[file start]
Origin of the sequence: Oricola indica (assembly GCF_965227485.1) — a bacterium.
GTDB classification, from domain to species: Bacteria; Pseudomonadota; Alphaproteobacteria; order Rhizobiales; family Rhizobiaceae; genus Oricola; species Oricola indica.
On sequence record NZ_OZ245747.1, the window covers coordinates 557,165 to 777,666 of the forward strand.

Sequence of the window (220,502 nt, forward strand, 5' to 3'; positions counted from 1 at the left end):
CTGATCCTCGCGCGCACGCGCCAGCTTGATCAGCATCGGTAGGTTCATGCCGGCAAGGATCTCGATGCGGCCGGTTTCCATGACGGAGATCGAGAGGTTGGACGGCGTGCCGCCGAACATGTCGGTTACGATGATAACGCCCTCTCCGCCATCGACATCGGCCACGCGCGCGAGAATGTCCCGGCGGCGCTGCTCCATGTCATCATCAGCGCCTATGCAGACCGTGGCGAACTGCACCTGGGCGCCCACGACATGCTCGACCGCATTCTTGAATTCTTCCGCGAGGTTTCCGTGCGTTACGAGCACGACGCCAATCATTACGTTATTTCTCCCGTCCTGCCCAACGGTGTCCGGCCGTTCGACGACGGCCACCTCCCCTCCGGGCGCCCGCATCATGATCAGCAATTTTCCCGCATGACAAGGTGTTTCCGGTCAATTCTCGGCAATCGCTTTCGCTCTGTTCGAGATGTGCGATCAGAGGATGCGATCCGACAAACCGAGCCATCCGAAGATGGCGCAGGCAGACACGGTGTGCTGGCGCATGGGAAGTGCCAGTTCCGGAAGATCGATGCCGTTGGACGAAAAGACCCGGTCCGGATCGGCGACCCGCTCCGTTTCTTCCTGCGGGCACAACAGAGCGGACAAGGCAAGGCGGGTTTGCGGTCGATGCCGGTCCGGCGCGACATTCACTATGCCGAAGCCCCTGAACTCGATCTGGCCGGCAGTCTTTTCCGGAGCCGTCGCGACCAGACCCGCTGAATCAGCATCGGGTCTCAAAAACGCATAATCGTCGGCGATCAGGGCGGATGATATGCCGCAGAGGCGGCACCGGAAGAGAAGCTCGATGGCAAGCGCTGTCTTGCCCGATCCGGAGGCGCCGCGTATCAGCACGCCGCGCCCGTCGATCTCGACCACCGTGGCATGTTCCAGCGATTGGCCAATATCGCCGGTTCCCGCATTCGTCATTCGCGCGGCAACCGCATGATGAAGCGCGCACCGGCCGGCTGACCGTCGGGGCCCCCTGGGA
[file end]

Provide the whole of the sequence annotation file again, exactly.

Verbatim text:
Origin of the sequence: Oricola indica (assembly GCF_965227485.1) — a bacterium.
GTDB classification, from domain to species: Bacteria; Pseudomonadota; Alphaproteobacteria; order Rhizobiales; family Rhizobiaceae; genus Oricola; species Oricola indica.
On sequence record NZ_OZ245747.1, the window covers coordinates 557,165 to 777,666 of the forward strand.

Sequence of the window (220,502 nt, forward strand, 5' to 3'; positions counted from 1 at the left end):
CTGATCCTCGCGCGCACGCGCCAGCTTGATCAGCATCGGTAGGTTCATGCCGGCAAGGATCTCGATGCGGCCGGTTTCCATGACGGAGATCGAGAGGTTGGACGGCGTGCCGCCGAACATGTCGGTTACGATGATAACGCCCTCTCCGCCATCGACATCGGCCACGCGCGCGAGAATGTCCCGGCGGCGCTGCTCCATGTCATCATCAGCGCCTATGCAGACCGTGGCGAACTGCACCTGGGCGCCCACGACATGCTCGACCGCATTCTTGAATTCTTCCGCGAGGTTTCCGTGCGTTACGAGCACGACGCCAATCATTACGTTATTTCTCCCGTCCTGCCCAACGGTGTCCGGCCGTTCGACGACGGCCACCTCCCCTCCGGGCGCCCGCATCATGATCAGCAATTTTCCCGCATGACAAGGTGTTTCCGGTCAATTCTCGGCAATCGCTTTCGCTCTGTTCGAGATGTGCGATCAGAGGATGCGATCCGACAAACCGAGCCATCCGAAGATGGCGCAGGCAGACACGGTGTGCTGGCGCATGGGAAGTGCCAGTTCCGGAAGATCGATGCCGTTGGACGAAAAGACCCGGTCCGGATCGGCGACCCGCTCCGTTTCTTCCTGCGGGCACAACAGAGCGGACAAGGCAAGGCGGGTTTGCGGTCGATGCCGGTCCGGCGCGACATTCACTATGCCGAAGCCCCTGAACTCGATCTGGCCGGCAGTCTTTTCCGGAGCCGTCGCGACCAGACCCGCTGAATCAGCATCGGGTCTCAAAAACGCATAATCGTCGGCGATCAGGGCGGATGATATGCCGCAGAGGCGGCACCGGAAGAGAAGCTCGATGGCAAGCGCTGTCTTGCCCGATCCGGAGGCGCCGCGTATCAGCACGCCGCGCCCGTCGATCTCGACCACCGTGGCATGTTCCAGCGATTGGCCAATATCGCCGGTTCCCGCATTCGTCATTCGCGCGGCAACCGCATGATGAAGCGCGCACCGGCCGGCTGACCGTCGGGGCCCCCTGGGA